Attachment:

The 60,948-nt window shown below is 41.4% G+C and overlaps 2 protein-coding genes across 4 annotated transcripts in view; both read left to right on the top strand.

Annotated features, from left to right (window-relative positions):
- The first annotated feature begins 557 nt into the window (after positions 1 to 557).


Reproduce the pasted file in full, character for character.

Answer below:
The 60,948-nt window shown below is 41.4% G+C and overlaps 2 protein-coding genes across 4 annotated transcripts in view; both read left to right on the top strand.

Annotated features, from left to right (window-relative positions):
- The first annotated feature begins 557 nt into the window (after positions 1 to 557).